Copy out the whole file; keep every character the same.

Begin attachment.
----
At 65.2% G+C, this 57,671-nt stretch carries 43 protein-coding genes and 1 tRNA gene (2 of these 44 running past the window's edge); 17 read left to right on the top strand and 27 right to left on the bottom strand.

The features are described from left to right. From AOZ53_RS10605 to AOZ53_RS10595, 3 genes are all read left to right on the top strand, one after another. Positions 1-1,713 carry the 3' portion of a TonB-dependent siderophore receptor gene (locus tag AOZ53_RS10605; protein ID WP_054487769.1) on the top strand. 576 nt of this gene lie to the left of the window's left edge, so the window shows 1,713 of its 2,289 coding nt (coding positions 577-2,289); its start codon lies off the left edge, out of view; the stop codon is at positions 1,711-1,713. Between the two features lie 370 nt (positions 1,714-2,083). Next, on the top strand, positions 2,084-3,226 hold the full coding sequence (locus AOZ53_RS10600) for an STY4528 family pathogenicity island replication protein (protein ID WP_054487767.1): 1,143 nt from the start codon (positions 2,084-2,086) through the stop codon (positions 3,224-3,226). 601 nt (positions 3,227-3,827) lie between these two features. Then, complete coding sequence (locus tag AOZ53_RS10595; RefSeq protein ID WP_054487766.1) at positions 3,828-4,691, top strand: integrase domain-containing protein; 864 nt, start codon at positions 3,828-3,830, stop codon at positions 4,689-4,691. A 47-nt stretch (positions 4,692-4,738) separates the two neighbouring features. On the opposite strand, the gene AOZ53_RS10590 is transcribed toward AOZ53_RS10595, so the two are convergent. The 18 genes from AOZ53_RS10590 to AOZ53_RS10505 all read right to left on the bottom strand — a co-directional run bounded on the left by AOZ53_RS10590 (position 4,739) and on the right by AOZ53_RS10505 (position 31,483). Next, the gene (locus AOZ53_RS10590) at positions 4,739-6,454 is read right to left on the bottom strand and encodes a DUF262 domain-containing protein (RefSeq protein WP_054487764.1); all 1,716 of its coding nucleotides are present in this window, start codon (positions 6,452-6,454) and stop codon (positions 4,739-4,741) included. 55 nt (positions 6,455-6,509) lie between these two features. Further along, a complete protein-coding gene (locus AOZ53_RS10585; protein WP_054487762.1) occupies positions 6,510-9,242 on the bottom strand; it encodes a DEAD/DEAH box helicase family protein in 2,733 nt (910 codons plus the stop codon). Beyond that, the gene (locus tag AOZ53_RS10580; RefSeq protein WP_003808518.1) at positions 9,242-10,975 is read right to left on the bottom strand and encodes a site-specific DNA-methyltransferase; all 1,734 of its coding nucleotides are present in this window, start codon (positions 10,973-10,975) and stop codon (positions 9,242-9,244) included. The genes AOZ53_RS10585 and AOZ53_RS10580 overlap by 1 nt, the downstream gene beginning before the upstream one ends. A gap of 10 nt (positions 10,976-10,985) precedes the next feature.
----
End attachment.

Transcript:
At 65.2% G+C, this 57,671-nt stretch carries 43 protein-coding genes and 1 tRNA gene (2 of these 44 running past the window's edge); 17 read left to right on the top strand and 27 right to left on the bottom strand.

The features are described from left to right. From AOZ53_RS10605 to AOZ53_RS10595, 3 genes are all read left to right on the top strand, one after another. Positions 1-1,713 carry the 3' portion of a TonB-dependent siderophore receptor gene (locus tag AOZ53_RS10605; protein ID WP_054487769.1) on the top strand. 576 nt of this gene lie to the left of the window's left edge, so the window shows 1,713 of its 2,289 coding nt (coding positions 577-2,289); its start codon lies off the left edge, out of view; the stop codon is at positions 1,711-1,713. Between the two features lie 370 nt (positions 1,714-2,083). Next, on the top strand, positions 2,084-3,226 hold the full coding sequence (locus AOZ53_RS10600) for an STY4528 family pathogenicity island replication protein (protein ID WP_054487767.1): 1,143 nt from the start codon (positions 2,084-2,086) through the stop codon (positions 3,224-3,226). 601 nt (positions 3,227-3,827) lie between these two features. Then, complete coding sequence (locus tag AOZ53_RS10595; RefSeq protein ID WP_054487766.1) at positions 3,828-4,691, top strand: integrase domain-containing protein; 864 nt, start codon at positions 3,828-3,830, stop codon at positions 4,689-4,691. A 47-nt stretch (positions 4,692-4,738) separates the two neighbouring features. On the opposite strand, the gene AOZ53_RS10590 is transcribed toward AOZ53_RS10595, so the two are convergent. The 18 genes from AOZ53_RS10590 to AOZ53_RS10505 all read right to left on the bottom strand — a co-directional run bounded on the left by AOZ53_RS10590 (position 4,739) and on the right by AOZ53_RS10505 (position 31,483). Next, the gene (locus AOZ53_RS10590) at positions 4,739-6,454 is read right to left on the bottom strand and encodes a DUF262 domain-containing protein (RefSeq protein WP_054487764.1); all 1,716 of its coding nucleotides are present in this window, start codon (positions 6,452-6,454) and stop codon (positions 4,739-4,741) included. 55 nt (positions 6,455-6,509) lie between these two features. Further along, a complete protein-coding gene (locus AOZ53_RS10585; protein WP_054487762.1) occupies positions 6,510-9,242 on the bottom strand; it encodes a DEAD/DEAH box helicase family protein in 2,733 nt (910 codons plus the stop codon). Beyond that, the gene (locus tag AOZ53_RS10580; RefSeq protein WP_003808518.1) at positions 9,242-10,975 is read right to left on the bottom strand and encodes a site-specific DNA-methyltransferase; all 1,734 of its coding nucleotides are present in this window, start codon (positions 10,973-10,975) and stop codon (positions 9,242-9,244) included. The genes AOZ53_RS10585 and AOZ53_RS10580 overlap by 1 nt, the downstream gene beginning before the upstream one ends. A gap of 10 nt (positions 10,976-10,985) precedes the next feature.